• Here's What I Say posted at 9:12 am on Wed, Feb 20, 2013.

    Here's What I Say Posts: 1240

    Oh, geez, I'm a thief. I guess we can look forward to all those signs along the lake reading, "Trespassers will be shot". Guess I need scuba gear now to collect rocks.

     
  • wilson posted at 3:16 pm on Tue, Feb 19, 2013.

    wilson Posts: 1066

    Lakeviewer is correct - title to that property passes to each new purchaser, because it is private, deeded property. Boats are technically trespassing in the summer. Boat owners need to know the law and rules of the lakes they use. Same reason they are not allowed to cause wakes near shore.

     
  • wilson posted at 3:10 pm on Tue, Feb 19, 2013.

    wilson Posts: 1066

    HWIS - The natural high water level before the dam was that line of vegetation along the shoreline.. The artificial high water line is that level established by the Corps of Engineers after the dam was built. The rise of the shoreline varies in degree, therefore some properties lost more land than others to the flooding easement. Property lying between the natural and artificial lines is private property, and anything removed from that land is called stealing.

     
  • Here's What I Say posted at 2:19 pm on Tue, Feb 19, 2013.

    Here's What I Say Posts: 1240

    So technically the property in winter cannot be accessed by the public when there's no water on it? And how far out does that go? Before the dam the water flooded First Ave. some years and receded out into the bed to expose mud flats. What is normal high water before the flood? I didn't think there was any consistent lake level before the dam. Darn I found some nice things, rocks, etc. when the high water went down. Nobody ever chased me off the rocks I walked on when the water was down. But this population is a bit different now.

     
  • LakeViewer posted at 9:55 am on Tue, Feb 19, 2013.

    LakeViewer Posts: 914

    Wilson is right. The rights taken by easement to flood are only for that, to flood. The other rights revert to the property owner and are passed by deed to new owners. The easement to flood rides with the property as any other easement of record.

    Fee simple title to some properties were taken by the government, and those properties belong fully to the public with agency restrictions.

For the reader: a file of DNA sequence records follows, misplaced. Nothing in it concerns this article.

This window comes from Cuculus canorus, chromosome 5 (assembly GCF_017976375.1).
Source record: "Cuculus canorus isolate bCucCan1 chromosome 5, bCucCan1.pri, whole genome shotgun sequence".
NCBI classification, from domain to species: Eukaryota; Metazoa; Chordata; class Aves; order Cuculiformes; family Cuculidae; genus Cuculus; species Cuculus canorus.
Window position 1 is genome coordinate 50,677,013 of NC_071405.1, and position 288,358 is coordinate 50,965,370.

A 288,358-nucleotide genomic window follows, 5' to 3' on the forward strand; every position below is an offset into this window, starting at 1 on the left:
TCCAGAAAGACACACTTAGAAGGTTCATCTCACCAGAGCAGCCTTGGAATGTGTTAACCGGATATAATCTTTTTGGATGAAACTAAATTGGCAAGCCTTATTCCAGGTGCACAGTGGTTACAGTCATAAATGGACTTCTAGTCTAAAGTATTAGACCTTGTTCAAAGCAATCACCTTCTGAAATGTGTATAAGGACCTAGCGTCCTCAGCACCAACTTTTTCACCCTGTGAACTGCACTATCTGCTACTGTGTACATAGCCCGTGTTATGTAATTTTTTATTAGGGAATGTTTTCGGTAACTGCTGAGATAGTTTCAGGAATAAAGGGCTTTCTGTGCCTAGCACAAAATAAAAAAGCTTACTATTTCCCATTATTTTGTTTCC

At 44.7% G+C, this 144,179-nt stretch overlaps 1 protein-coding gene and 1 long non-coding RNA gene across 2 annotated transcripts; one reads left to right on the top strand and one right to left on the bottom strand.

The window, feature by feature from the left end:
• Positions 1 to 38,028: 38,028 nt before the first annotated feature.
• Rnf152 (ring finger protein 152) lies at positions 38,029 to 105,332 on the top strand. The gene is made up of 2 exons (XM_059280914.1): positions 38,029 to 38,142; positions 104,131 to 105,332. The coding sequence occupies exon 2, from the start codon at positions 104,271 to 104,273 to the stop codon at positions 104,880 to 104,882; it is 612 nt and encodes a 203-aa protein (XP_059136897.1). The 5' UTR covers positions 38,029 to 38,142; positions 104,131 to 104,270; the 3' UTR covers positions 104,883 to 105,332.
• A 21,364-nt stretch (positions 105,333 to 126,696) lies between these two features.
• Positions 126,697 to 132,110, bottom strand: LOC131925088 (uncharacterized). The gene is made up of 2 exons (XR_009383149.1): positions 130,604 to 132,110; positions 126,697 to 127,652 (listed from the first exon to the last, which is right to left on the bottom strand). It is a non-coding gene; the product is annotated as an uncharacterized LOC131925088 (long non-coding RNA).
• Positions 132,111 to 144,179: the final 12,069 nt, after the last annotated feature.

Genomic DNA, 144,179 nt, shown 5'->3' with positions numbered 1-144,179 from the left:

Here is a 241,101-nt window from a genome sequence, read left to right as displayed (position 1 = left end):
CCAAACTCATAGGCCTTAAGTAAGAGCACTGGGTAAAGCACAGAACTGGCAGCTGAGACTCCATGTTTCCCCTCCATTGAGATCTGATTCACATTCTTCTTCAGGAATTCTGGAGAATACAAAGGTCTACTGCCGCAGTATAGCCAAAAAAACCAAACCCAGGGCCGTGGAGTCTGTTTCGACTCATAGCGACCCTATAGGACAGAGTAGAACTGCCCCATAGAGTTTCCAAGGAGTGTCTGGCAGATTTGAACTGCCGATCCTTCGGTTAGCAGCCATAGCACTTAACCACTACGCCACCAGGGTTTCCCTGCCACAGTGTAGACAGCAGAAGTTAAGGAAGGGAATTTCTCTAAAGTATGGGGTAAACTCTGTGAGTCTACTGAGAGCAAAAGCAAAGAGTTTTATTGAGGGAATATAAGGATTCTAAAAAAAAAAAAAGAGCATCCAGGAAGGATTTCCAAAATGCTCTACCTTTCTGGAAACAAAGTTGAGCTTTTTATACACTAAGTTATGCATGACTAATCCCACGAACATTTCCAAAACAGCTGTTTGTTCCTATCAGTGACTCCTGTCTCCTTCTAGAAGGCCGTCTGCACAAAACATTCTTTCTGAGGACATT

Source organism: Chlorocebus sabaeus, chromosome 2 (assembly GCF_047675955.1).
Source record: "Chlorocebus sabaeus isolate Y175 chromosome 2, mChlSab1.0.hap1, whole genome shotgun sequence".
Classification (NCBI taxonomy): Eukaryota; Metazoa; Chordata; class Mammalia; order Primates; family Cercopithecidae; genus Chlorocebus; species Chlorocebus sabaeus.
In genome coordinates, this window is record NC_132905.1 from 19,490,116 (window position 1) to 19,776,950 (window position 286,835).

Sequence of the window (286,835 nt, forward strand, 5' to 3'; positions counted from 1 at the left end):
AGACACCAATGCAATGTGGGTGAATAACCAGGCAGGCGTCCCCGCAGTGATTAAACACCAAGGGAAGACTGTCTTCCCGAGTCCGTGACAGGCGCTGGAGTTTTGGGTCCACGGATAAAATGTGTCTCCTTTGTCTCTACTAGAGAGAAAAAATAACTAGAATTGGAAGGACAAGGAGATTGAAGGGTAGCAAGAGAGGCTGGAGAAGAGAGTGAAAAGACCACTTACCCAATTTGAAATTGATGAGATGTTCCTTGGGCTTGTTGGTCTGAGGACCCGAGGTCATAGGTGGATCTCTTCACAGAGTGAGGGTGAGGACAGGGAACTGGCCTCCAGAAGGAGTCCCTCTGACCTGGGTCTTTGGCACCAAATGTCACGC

The State of Idaho has overstepped it's authority on private property where only an easement to flood was taken by the government.

     
  • Here's What I Say posted at 9:28 am on Tue, Feb 19, 2013.

    Here's What I Say Posts: 1240

    Wilson, wouldn't your theory only apply if you owned the property since before the dam was built? We've had enough accidents on the lake without adding to the problems by putting mooring docks out 300ft into the navigable waters. Waterfront property owners now only own to the present high water mark.

     
  • wilson posted at 1:43 pm on Sun, Feb 17, 2013.

    wilson Posts: 1066

    It seems to be forgotten that when the Albeni Falls Dam went in, the lands that would become subject to flooding were acquired for just that, and a flooding easement was taken from the landowners for that purpose. Then as the years went by, the Dept of Lands and Corps of Engineers began thinking that there was somehow a right of the public to navigate in those waters, and all kinds of rules have been put into place which essentially confiscated those lands which seasonally hold water for storage. There remains the right of owners of those lands which have given easements to fill or build above a certain elevation, and to replace pilings in need of repair. In the case where a landowner wishes to reclaim their property by filling, there should be no problem, as they are paying taxes on that flooded land. Counties have succumbed to the evil Dept of Lands and Corps of Engineers and lend credibility to their claims. I hope the Courts remember the true facts about those lands that used to extend to the mean high water level of the Lake before the dam went in.